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Over the course of my career in city management, I have observed many changes in how municipal government has improved and evolved.
Also during this time in public service, I have faced many challenges and feel that in all aspects I was able to contribute toward making a positive difference in the outcomes of those challenges faced by the communities that I served.
During my six plus years with Los Alamos County as the assistant county administrator and county administrator, Los Alamos County has made much progress in addressing its infrastructure such as the reconstruction of Diamond Drive, downtown street and landscaping improvements, new police, jail and court facilities, a new animal shelter, new fire station and new maintenance facilities for the county and schools at the Pajarito Cliffs Site.
The county has moved forward in the acquisition of transfer lands from DOE, the Trinity Redevelopment Project, the new municipal building, records and archives facilities, which are anticipated to be constructed and the demolition of the Trinity Site and the Central Avenue apartments.
We have also taken our obligations to maintain our facilities and infrastructure seriously and have developed plans and funding mechanisms to ensure that we don’t repeat the past.
Lastly, we have put into place strategic plans that are being implemented in respect to White Rock, environmental sustainability and economic development.
These successes are not solely my accomplishments or those of the former administration or of the past council, but occurred through a dedicated, loyal and professional staff, which have made many of these undertakings possible.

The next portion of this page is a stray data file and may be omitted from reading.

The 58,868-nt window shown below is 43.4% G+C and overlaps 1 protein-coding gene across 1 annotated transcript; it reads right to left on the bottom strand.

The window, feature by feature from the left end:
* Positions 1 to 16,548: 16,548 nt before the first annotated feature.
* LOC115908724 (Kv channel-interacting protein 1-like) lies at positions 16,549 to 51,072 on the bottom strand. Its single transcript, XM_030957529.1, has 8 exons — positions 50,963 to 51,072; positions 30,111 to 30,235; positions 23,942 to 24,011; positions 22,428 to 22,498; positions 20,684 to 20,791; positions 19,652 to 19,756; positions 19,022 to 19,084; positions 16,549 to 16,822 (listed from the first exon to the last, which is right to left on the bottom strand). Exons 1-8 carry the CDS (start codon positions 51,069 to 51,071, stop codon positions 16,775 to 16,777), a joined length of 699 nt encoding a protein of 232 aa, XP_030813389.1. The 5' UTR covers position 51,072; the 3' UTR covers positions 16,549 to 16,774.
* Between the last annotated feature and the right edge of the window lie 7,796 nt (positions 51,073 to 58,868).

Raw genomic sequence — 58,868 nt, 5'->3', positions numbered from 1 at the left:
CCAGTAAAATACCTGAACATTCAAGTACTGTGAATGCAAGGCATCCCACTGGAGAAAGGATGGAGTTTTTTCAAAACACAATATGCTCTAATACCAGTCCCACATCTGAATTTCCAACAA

The commitment of our employees who have worked with a strong sense of ownership, have made Los Alamos such a special community. They are truly the county’s greatest asset. I have every confidence that they will continue to deliver services to our citizens with dedication, efficiency and integrity.
I also want to recognize the time, commitment and passion provided by our business and community leaders, countless volunteers and citizens who have served on boards and commissions and committees, such as the Trinity Site Redevelopment Project Committee, Economic Vitality Action Team, Citizens Committee for siting of the Municipal Building and have significantly contributed to much of the progress we are seeing in our community today.
As I move on professionally and personally, I sincerely wish the citizens, the incoming council and especially all my staff much success in the future.
As I was writing this letter, it reminded me of what a professional peer had written; “legacy building is hard work that is rarely appreciated or rewarded until years later – if ever at all. But you don’t do legacy work with the expectation of immediate gratification. Legacies are measured in lifetimes.”
Legacy building is what Los Alamos County has been undertaking over these last six years.
Throughout my career in municipal management, I have abided by the old Athenian Oath, which concludes with these words: “Thus in all these ways we will transmit this City, not only not less, but greater and more beautiful than it was transmitted to us.”
I believe this sums up not only my perspective on how I viewed my obligations as your former county administrator, but reflects what I have perceived as the desire of many in our community towards contributing to the legacy that we will all be proud to tell our grand children about decades from now.
Anthony J. Mortillaro,
former county administrator